2011 NHL Draft Prospects: No. 8 Ryan Strome
May 14, 2011 2 Comments
Every year the NHL Draft has at least one player who shoots up the draft board for a team that thinks he’s much better than NHL Central Scouting believes. We might have another one of those in Niagra IceDogs center Ryan Strome. The Mississauga, Ontario native struggled a bit in his first season of Ontario League hockey, posting just 27 points in 61 games for both the Barrie Colts and the IceDogs. But this season, he broke out and showed his talents, posting 33 goals and 73 assists for 106 points in 65 games – good for third overall in the OHL.
“He’s legit; nice size, nice skills and is really playing well right now,” said teammate Dougie Hamilton on Strome’s chances in the NHL. “I’d say that right now, he looks like a solid early second-rounder, but if he keeps it up, then he’ll move up into the first, somewhere in the early twenties, I would think.”
“Last year, we loved his smarts, that why we drafted him in Barrie in the first round, in the top 10, but he just wasn’t strong enough for this league,” says Niagra coach Marty Williamson. “I think he is still a work-in-progress that way, but he’s put on that 10-15 pounds which has helped him get that quick jump out of the gate. He’s carrying the puck very well through the neutral zone and he’s very shifty and smooth.”
Strome’s statistics include a plus-28 rating and 82 penalty minutes. His defensive play has room for improvement, but for the most part, scouts are happy with his dedication to his two-way game and his desire to do whatever it takes to help his team win. It was this commitment to teamwork that helped lead the IceDogs to the second-best record in the Eastern Conference, clinching the third playoff berth (due to not winning their division).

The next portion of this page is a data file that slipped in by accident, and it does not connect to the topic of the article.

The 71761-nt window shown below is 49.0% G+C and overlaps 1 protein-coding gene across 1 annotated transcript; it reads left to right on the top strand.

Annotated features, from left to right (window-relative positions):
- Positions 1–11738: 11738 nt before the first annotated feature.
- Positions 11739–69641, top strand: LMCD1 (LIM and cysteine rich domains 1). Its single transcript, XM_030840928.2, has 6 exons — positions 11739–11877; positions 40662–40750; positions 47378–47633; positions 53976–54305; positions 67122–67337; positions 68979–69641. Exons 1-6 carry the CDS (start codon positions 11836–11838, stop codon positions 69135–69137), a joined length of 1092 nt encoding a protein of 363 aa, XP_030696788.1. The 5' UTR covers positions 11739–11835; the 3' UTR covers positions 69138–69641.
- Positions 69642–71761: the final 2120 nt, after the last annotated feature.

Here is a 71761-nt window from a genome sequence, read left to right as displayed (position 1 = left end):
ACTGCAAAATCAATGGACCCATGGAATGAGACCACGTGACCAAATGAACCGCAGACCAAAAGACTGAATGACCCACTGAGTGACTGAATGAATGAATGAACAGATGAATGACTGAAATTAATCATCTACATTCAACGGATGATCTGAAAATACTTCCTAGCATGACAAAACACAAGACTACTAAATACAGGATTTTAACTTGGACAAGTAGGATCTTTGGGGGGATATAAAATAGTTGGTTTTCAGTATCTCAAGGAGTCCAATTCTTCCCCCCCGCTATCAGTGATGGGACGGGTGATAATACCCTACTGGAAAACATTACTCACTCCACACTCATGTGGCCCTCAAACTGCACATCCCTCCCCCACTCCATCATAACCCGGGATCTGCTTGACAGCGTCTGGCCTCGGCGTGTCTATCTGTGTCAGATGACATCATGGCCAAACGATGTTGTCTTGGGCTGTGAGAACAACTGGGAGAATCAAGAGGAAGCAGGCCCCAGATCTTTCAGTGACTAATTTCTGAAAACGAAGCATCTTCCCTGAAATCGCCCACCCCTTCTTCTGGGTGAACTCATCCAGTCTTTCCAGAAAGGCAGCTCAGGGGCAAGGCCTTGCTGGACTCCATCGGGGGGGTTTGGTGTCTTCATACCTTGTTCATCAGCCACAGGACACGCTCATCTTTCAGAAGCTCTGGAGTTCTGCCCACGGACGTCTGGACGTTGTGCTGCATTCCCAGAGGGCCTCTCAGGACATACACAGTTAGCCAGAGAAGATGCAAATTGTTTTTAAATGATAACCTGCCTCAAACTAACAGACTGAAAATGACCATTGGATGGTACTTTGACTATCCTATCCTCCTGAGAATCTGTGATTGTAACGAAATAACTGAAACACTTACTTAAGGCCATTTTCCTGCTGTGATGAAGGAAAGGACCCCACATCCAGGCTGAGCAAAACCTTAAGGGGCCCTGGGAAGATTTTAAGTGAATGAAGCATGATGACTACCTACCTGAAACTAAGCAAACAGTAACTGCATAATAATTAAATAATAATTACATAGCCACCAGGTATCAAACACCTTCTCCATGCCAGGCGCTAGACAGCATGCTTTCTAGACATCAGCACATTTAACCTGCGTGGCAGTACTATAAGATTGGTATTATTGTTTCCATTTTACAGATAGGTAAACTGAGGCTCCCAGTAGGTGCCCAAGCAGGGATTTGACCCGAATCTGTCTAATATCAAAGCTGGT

Before the season, scouts were projecting Strome to be taken in the late first round. However, when he is on his game, he looks like a top-10 player – among the best that may be taken this June. His hockey sense is arguably his best quality, while his skating ability is among the best in the OHL. At 6-foot, 183 pounds, he isn’t the biggest, but Strome can still break through bigger opponents and use his height to his advantage. Of course, he could use a few more pounds, but he still could be one of the few players to jump to the NHL next season. His hands rival the best young players in Major Junior, and his vision further helps his cause.
“This is a guy who already looks like a solid No. 2 for the NHL and it’s still early,” one scout said in an interview with Bruins 2011 Draft Watch. “He’s got a very nice upside and I think is only starting to show what he’s capable of.”
“You gotta be quick,” said Strome, “But obviously the most important parts are size and speed. A quick, smart player can survive against the big, strong guys.”
Alan Bass, a writer for The Hockey News and THN.com, is the author of The Great Expansion: The Ultimate Risk That Changed The NHL Forever. He has worked for the Philadelphia Flyers’ Fan Development department, going to schools throughout the tri-state area to teach about fitness and the importance of teamwork. He is the General Manager of the Muhlenberg College Division II hockey team as well. You can contact him at Alanbasswriting@aol.com.